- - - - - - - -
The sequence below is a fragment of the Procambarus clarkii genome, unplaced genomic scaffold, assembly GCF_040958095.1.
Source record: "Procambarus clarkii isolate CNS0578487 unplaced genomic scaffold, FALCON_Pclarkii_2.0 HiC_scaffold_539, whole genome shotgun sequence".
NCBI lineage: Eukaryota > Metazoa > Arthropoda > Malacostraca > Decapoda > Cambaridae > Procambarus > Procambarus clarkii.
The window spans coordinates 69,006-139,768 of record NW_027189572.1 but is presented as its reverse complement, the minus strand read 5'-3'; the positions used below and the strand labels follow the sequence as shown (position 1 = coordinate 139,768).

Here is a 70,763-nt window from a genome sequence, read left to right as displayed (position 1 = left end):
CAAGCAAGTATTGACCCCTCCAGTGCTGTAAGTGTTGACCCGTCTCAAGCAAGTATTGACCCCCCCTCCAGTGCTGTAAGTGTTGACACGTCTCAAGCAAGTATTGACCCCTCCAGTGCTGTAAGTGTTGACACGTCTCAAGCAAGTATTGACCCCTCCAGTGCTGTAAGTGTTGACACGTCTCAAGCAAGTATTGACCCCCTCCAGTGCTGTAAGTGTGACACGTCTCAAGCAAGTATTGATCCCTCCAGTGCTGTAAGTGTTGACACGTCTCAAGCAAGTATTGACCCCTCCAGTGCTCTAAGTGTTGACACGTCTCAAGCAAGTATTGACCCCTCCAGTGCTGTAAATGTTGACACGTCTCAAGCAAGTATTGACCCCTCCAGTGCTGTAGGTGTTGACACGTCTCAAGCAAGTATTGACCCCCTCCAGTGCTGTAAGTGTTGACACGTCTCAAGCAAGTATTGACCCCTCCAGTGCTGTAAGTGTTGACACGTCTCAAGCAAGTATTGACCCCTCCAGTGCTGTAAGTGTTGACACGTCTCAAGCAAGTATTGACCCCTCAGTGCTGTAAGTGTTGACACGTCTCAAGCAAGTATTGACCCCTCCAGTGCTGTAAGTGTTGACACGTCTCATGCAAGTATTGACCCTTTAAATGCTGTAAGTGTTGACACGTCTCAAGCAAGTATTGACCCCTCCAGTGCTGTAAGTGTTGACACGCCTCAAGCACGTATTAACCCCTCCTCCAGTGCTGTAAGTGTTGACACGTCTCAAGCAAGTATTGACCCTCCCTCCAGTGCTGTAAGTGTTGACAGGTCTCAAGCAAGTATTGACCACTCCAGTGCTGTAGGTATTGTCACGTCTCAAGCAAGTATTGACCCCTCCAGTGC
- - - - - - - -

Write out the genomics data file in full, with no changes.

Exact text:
The sequence below is a fragment of the Procambarus clarkii genome, unplaced genomic scaffold, assembly GCF_040958095.1.
Source record: "Procambarus clarkii isolate CNS0578487 unplaced genomic scaffold, FALCON_Pclarkii_2.0 HiC_scaffold_539, whole genome shotgun sequence".
NCBI lineage: Eukaryota > Metazoa > Arthropoda > Malacostraca > Decapoda > Cambaridae > Procambarus > Procambarus clarkii.
The window spans coordinates 69,006-139,768 of record NW_027189572.1 but is presented as its reverse complement, the minus strand read 5'-3'; the positions used below and the strand labels follow the sequence as shown (position 1 = coordinate 139,768).

Here is a 70,763-nt window from a genome sequence, read left to right as displayed (position 1 = left end):
CAAGCAAGTATTGACCCCTCCAGTGCTGTAAGTGTTGACCCGTCTCAAGCAAGTATTGACCCCCCCTCCAGTGCTGTAAGTGTTGACACGTCTCAAGCAAGTATTGACCCCTCCAGTGCTGTAAGTGTTGACACGTCTCAAGCAAGTATTGACCCCTCCAGTGCTGTAAGTGTTGACACGTCTCAAGCAAGTATTGACCCCCTCCAGTGCTGTAAGTGTGACACGTCTCAAGCAAGTATTGATCCCTCCAGTGCTGTAAGTGTTGACACGTCTCAAGCAAGTATTGACCCCTCCAGTGCTCTAAGTGTTGACACGTCTCAAGCAAGTATTGACCCCTCCAGTGCTGTAAATGTTGACACGTCTCAAGCAAGTATTGACCCCTCCAGTGCTGTAGGTGTTGACACGTCTCAAGCAAGTATTGACCCCCTCCAGTGCTGTAAGTGTTGACACGTCTCAAGCAAGTATTGACCCCTCCAGTGCTGTAAGTGTTGACACGTCTCAAGCAAGTATTGACCCCTCCAGTGCTGTAAGTGTTGACACGTCTCAAGCAAGTATTGACCCCTCAGTGCTGTAAGTGTTGACACGTCTCAAGCAAGTATTGACCCCTCCAGTGCTGTAAGTGTTGACACGTCTCATGCAAGTATTGACCCTTTAAATGCTGTAAGTGTTGACACGTCTCAAGCAAGTATTGACCCCTCCAGTGCTGTAAGTGTTGACACGCCTCAAGCACGTATTAACCCCTCCTCCAGTGCTGTAAGTGTTGACACGTCTCAAGCAAGTATTGACCCTCCCTCCAGTGCTGTAAGTGTTGACAGGTCTCAAGCAAGTATTGACCACTCCAGTGCTGTAGGTATTGTCACGTCTCAAGCAAGTATTGACCCCTCCAGTGC